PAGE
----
What do Raccoons eat
The raccoon is a medium-sized mammal belonging to North America which is the largest mammal of the procyonid family with a body length of 40 to 70 cm (16 to 28 in) and a body weight of 3.5 to 9 kg (8 to 20 lb). Its grayish coat mostly consists of dense underfur which insulates against winter. The initial habitats of the raccoon are deciduous and mixed forests, but due to their adaptability they have extended their range to hilly locations, coastal marshes, and city areas, where some house owners consider them to be insects. As a result of escapes and purposeful introductions in the mid-20th century, raccoons are now likewise dispersed throughout the European mainland, the Caucasus area and Japan. They are shy creatures, active during the night.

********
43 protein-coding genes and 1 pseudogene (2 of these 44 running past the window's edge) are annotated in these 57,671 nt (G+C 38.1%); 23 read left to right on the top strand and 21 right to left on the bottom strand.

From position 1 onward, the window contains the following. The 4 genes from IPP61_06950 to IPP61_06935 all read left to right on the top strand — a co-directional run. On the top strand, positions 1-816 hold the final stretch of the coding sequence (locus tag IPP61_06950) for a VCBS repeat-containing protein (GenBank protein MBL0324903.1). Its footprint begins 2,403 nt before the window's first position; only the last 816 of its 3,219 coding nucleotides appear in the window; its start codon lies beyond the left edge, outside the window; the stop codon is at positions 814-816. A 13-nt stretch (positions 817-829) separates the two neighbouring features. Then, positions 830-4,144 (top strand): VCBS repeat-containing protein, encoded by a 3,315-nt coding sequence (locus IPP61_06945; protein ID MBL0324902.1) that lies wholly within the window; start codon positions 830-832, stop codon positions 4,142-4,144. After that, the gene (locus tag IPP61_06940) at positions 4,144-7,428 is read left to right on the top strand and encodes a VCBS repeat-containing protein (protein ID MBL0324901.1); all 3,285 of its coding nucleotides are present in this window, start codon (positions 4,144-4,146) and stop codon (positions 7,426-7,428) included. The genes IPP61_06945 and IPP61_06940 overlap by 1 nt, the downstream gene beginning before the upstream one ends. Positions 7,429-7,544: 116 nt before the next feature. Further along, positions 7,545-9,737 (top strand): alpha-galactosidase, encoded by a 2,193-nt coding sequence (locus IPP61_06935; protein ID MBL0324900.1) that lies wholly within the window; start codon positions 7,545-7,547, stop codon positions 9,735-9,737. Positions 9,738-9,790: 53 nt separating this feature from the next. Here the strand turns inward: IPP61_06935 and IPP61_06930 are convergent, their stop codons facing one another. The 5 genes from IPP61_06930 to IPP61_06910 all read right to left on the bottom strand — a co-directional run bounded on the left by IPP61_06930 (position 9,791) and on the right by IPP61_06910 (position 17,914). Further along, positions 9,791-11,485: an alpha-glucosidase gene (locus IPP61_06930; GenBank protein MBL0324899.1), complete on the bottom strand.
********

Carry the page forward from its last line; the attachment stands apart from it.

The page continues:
So what do Raccoons eat ? As raccoons are omnivorous and consume nearly anything, including: nuts, berries, acorns, leaves, insects, crickets, grubs, worms, dragonfly larvae, clams, wasps, salamanders, frogs, crayfish, snakes, turtles and their eggs, bird eggs and nestlings, fish, voles, and squirrels. They commonly eat garbage scraps and at times have actually been seen eating dead animals on the sides of roadways. Raccoons in the wild are skilled at using their paws to capture fish, to take eggs or hatchlings from bird nests, and to choose fruit. Further, they will raid a veggie yard, a chicken home, a pet’s food bowl. The desire and ability of raccoons to obtain, consume, and digest such a diverse diet have actually helped them survive environment extremes and ever-changing environments that would be more challenging to a less flexible species.